Once inside Valletta proper my thoughts land on the two edifices right in front of me where Republic Street starts.` On my right there are the war destructed remains of the main Opera Theatre, a site now serving only as a derelict car-park. On my left there is an the impressive architecture of Palazzo Ferreria that houses the Ministry for the Family and Social Solidarity, charged amongst other things with the administration and safeguarding of our national pension system.

And I reflect with trepidation. It has taken us sixty years since the end of the Second World War, sixty years of think and talk about how best to restore the Theatre site to respect its former glory. Yet we have absolutely nothing to show for it but a derelict car park that insults the status of such a grand city. We have not even brought ourselves to do something temporary, more respectful of the status of our capital city, whilst continuing to deliberate on the long-term use of the site . The least we can do is roof over the remains by means of a soft space-frame structure, call the place by its true name i.e. the remains of the Royal Opera Theatre, and open an exhibition on a fee paying basis with images and replicas detailing the history of the theatre itself set in the context of Malta`s pivotal role for turning the fortunes of the second world war from the Axis to the Allies.

And as I set my sight on Palazzo Ferreria I wonder. Would it take us sixty years of useless talk about our pension system and yet do nothing about it` If we do our pension system would be as derelict as the opposite Theatre site.

In recent days we have had proposals from civil society organizations giving their views on the shape that pension reform should take. Regretfully some of these reports` are not worth the paper they are written upon. Proposals to keep the retirement age at 61 years avoids the reality that people are now ling well past 80 years meaning that if the pension age is kept at 61 the system will have to sustain more than 20 years of pension payments which can only be done through a sizeable increase in contributions by those actively employed to maintain the sustainability of the current Pay AS You Go system. Suggestions to increase the pensionable age to 65 but to exclude teachers from such extension would introduce a precedent where the exception becomes the rule.

It is time to draw conclusions and act on the Pension reform. Further discussions are not adding value. Most are purely putting in views that defend sectorial interest rather that address the issue on a holistic basis.

There are three points about which there seems to be wide enough agreement for government to translate them into some sort of an action plan.

Firstly there is general agreement that the current Pay as You Go first pillar system is unsustainable in its present format, even though the benefits from it are inadequate to safeguard comparable standard of living during retirement. To restore sustainability of the system government has to introduce a mix of measures which has to incorporate the following:

Making benefits directly related to the overall level of contributions and not just the contributions paid in the last time period. Extending retirement age gradually Relaxing the caps on the maximum contribution and the maximum pension but keeping relativity between the two on the pretext that if not, contributions without corresponding benefits become taxes.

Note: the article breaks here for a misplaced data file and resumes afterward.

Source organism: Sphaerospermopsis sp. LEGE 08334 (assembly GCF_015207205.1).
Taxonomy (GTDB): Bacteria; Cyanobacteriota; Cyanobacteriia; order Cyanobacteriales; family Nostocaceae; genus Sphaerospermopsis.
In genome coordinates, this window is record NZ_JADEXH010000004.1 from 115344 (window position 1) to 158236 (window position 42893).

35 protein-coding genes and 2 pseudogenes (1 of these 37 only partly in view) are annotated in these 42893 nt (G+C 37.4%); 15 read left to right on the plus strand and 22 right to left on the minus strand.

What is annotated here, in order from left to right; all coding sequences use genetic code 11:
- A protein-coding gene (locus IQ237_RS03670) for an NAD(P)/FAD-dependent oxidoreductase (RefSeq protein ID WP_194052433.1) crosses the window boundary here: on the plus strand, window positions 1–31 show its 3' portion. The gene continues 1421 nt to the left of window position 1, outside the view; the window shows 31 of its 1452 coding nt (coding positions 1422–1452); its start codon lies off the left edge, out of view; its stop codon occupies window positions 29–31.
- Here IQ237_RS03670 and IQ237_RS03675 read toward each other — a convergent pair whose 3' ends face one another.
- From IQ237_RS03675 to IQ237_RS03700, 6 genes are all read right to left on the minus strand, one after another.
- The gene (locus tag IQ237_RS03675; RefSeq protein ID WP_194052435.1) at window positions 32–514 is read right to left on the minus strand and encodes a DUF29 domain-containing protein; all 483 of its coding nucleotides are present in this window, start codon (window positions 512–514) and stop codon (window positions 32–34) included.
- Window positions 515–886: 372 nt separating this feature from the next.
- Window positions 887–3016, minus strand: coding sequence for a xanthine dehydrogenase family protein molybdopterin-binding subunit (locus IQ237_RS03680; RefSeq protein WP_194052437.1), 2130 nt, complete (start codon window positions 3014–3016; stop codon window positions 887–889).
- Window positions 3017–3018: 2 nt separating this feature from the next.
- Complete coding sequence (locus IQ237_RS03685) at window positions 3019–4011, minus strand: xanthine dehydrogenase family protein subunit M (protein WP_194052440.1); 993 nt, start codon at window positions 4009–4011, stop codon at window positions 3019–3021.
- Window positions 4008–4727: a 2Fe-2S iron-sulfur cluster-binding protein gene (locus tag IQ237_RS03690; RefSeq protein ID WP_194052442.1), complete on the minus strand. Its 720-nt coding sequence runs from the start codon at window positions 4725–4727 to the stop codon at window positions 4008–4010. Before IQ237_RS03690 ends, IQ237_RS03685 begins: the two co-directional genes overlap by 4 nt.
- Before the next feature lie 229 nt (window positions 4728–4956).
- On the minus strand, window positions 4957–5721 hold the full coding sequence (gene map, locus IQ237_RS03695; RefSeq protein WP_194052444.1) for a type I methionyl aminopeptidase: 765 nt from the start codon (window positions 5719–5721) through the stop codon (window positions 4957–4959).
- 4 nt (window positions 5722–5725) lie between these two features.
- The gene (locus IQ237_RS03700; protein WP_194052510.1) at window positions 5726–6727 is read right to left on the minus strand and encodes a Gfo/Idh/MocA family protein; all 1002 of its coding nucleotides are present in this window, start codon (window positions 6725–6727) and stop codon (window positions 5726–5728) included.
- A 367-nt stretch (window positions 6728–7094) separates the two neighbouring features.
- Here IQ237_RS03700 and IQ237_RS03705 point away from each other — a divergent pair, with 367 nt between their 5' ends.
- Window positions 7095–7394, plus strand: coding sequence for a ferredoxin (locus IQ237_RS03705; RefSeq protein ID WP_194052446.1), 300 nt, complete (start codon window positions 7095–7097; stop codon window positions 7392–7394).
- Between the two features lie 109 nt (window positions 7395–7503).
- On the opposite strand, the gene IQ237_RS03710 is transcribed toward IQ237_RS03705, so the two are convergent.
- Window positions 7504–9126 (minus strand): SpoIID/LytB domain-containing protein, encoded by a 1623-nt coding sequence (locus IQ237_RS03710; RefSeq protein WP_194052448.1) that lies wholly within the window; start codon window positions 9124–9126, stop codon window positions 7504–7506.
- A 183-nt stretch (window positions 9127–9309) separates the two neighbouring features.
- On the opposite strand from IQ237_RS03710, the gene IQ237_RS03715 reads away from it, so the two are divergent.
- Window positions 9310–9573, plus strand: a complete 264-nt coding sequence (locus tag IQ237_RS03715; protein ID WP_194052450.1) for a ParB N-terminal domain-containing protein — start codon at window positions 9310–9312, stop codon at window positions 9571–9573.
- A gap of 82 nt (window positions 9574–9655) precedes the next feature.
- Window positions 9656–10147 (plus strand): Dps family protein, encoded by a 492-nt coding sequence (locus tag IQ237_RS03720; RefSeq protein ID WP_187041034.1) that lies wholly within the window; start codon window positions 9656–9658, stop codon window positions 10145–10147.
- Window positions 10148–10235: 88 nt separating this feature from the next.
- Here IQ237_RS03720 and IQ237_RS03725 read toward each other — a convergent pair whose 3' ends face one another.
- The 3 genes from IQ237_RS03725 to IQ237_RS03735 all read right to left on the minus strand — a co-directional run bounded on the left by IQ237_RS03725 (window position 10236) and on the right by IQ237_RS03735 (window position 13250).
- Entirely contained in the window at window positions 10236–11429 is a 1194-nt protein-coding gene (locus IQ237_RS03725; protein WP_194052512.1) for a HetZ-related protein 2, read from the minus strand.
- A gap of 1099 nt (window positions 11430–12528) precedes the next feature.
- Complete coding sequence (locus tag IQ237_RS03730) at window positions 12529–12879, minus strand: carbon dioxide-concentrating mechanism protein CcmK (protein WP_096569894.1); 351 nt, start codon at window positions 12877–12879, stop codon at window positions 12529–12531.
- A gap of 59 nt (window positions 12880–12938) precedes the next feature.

Secondly there is enough evidence that the introduction of a compulsory second pillar would do more harm than good and should be abandoned.` Introduction of a compulsory second pillar would substantially dent the spending power of those on fixed incomes causing both hardship and pressure on employers to adjust wages.` This could lead to an increase in our cost base when our international competitiveness is already under pressure.` After all most of our working population has already elected, perhaps unconsciously, to have an automatic second pillar pension by servicing a mortgage on their residence.

By retirement age this mortgage would have been paid and the residence would be the best investment they cold ever have made. Given the wide culture of home ownership what we need is to develop financial structures giving retirees the opportunity to release equity gradually from their residences to generate additional revenue streams during retirement without giving up the comfort of continuing to live where they prefer.` The markets can take care of this without costly incentives if government sets up the necessary legal and administrative structures.

Thirdly government has to decide what fiscal incentives it can afford on a long term basis to motivate current workforce to enter, on a voluntary basis, into private pension schemes that are properly licensed and regulated. Without fiscal incentives there will be little spur for current workforce to lock their savings into private pension plans rather than continue to water their insatiable consumption causing long-term problems on the available of savings to finance our continued economic development without having to resort to external borrowing.

Three points about which government has all the studies it wants, all the information it desires and all the views of civil society. It is now time to act on these three points whilst continuing to deliberate on other long term measures to render our pension system more equitable, adequate and sustainable. Those in charge at Palazzo Ferreria can look out from their windows and see what fossilised inaction can do to grandiose edifices.